1650s, from hand in cap, a game whereby two bettors would engage a neutral umpire to determine the odds in an unequal contest. The bettors would put their hands holding forfeit money into a hat or cap. The umpire would announce the odds and the bettors would withdraw their hands — hands full meaning that they accepted the odds and the bet was on, hands empty meaning they did not accept the bet and were willing to forfeit the money. If one forfeited, then the money went to the other. If both agreed either on forfeiting or going ahead with the wager, then the umpire kept the money as payment. The custom, though not the name, is attested from 14c. ("Piers Plowman").

Reference to horse racing is 1754 (Handy-Cap Match), where the umpire decrees the superior horse should carry extra weight as a "handicap;" this led to sense of "encumbrance, disability" first recorded 1890. The main modern sense, "a mental or physical disability," is the last to develop, early 20c.

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exercise (n.)

mid-14c., "condition of being in active operation; practice for the sake of training," from Old French exercice (13c.) "exercise, execution of power; physical or spiritual exercise," from Latin exercitium "training, physical exercise" (of soldiers, horsemen, etc.); "play;" in Medieval Latin also of arts, from exercitare, frequentative of exercere "keep busy, keep at work, oversee, engage busily; train, exercise; practice, follow; carry into effect; disturb, disquiet," from ex "off" (see ex-) + arcere "keep away, prevent; contain, enclose," from PIE *ark- "to hold, contain, guard" (see arcane).

The original notion in the Latin verb is obscure. Meaning "physical activity for fitness, etc." first recorded in English late 14c. Also from late 14c. as "a carrying out of an action; a doing or practicing; a disciplinary task." In reference to written schoolwork from early 17c. The ending was abstracted for formations such as dancercise (1967); jazzercise (1977); and boxercise (1985).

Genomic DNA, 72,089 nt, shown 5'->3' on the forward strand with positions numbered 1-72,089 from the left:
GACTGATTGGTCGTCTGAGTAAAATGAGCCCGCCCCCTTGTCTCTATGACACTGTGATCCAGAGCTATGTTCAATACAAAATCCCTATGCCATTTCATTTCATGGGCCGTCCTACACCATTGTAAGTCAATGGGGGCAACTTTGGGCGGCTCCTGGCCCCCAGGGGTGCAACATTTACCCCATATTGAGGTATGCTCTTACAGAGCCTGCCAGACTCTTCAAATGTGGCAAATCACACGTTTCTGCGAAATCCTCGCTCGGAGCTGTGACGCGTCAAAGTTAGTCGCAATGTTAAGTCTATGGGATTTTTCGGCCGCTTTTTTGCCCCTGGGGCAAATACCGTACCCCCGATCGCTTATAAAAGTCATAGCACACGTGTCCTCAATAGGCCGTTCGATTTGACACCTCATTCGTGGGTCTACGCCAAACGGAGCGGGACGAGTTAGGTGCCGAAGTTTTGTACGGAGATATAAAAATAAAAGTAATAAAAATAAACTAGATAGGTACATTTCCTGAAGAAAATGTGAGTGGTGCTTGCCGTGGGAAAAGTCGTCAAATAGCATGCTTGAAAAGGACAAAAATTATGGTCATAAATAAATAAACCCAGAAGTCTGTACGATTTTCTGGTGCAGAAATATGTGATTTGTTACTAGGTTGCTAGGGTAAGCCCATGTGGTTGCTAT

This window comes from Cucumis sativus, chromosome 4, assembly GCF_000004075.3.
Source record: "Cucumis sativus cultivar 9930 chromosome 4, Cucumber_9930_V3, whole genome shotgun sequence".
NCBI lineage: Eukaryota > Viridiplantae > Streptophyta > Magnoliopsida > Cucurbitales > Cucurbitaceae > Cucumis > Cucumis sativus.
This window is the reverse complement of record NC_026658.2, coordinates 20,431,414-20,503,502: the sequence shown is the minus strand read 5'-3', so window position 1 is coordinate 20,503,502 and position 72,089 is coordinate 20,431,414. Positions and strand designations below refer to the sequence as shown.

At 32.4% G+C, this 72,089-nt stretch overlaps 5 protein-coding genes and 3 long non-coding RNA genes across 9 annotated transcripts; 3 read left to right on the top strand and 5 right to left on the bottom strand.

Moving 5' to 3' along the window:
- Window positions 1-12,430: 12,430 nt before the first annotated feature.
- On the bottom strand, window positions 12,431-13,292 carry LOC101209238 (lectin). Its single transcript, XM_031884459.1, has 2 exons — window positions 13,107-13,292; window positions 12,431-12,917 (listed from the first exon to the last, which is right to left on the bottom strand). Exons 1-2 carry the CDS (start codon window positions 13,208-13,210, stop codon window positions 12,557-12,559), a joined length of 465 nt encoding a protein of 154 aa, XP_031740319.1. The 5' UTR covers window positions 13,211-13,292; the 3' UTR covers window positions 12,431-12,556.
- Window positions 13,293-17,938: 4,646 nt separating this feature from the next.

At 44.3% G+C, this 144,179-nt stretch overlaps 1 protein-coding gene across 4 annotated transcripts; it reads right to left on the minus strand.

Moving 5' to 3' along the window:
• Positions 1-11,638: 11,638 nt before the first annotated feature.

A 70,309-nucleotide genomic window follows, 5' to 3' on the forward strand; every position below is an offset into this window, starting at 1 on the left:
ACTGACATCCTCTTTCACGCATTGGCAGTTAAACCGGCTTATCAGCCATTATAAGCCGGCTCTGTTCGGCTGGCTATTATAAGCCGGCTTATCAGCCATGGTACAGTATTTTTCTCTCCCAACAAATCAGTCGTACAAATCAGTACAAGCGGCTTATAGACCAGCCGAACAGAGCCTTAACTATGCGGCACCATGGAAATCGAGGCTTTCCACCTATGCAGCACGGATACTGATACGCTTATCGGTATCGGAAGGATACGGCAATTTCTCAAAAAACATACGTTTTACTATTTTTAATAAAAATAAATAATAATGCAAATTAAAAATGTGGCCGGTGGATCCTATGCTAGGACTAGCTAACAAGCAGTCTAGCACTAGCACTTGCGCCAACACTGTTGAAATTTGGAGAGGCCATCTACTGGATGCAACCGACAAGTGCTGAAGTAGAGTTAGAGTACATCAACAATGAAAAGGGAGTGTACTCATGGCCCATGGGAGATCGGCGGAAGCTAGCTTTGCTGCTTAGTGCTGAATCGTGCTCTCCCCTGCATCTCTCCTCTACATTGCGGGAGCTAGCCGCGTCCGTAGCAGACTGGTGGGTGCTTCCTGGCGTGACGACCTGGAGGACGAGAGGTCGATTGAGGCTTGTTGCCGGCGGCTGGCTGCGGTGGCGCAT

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play (v.)

Middle English pleien, from Old English plegan, plegian "move lightly and quickly, occupy or busy oneself, amuse oneself; engage in active exercise; frolic; engage in children's play; make sport of, mock; perform music," from Proto-West Germanic *plegōjanan "occupy oneself about" (source also of Old Saxon plegan "vouch for, take charge of," Old Frisian plega "tend to," Middle Dutch pleyen "to rejoice, be glad," German pflegen "take care of, cultivate"), which is apparently connected to the root of plight (v.), but the ultimate etymology is uncertain and the phonetic development is difficult to explain.

Meaning "to take part in" a martial or athletic game is from c. 1200. It has been opposed to work (v.) since late 14c. Meaning "perform or act on the stage" (transitive) is by late 14c., as are the senses of "take the role of" and "make a pretense of, make believe" and "act thoughtlessly or wantonly." Sense of "put forward, move, throw, lay on the table, etc." in the course of a game or contest is by 1560s of chess pieces, 1670s of playing cards. Sense of "operate or cause to operate with continuous or repeated action" is from 1590s. Meaning "to cause (a recording) to reproduce what is on it" is by 1903, probably from the "make music" sense. Related: Played; playing.

Many expressions are from the stage, sports and games, or music, and it is not always easy to say which is from which. To play up "emphasize" is from 1909 (perhaps originally "play music more vigorously"); to play down "minimize" is from 1930; to play along "pretend to agree or cooperate" is from 1929. To play fair "be nice" is from mid-15c. To play house as a children's activity is from 1958.

To play for keeps is from 1861, originally of marbles or other children's games with tokens. To play (something) safe is from 1911; to play favorites is attested from 1902.  To play second fiddle in the figurative sense is from 1809 ("Gil Blas"). To play into the hands (of someone) "act in such a way as to give the advantage to one's opponent or a third party" is from 1705. For play the _______ card see card (n.1). For play the field see field (n.). To play with oneself "masturbate" is from 1896 (to play with "have sexual intercourse with" is from mid-13c.). Playing-card "one of a pack of cards used for playing games" is from 1540s.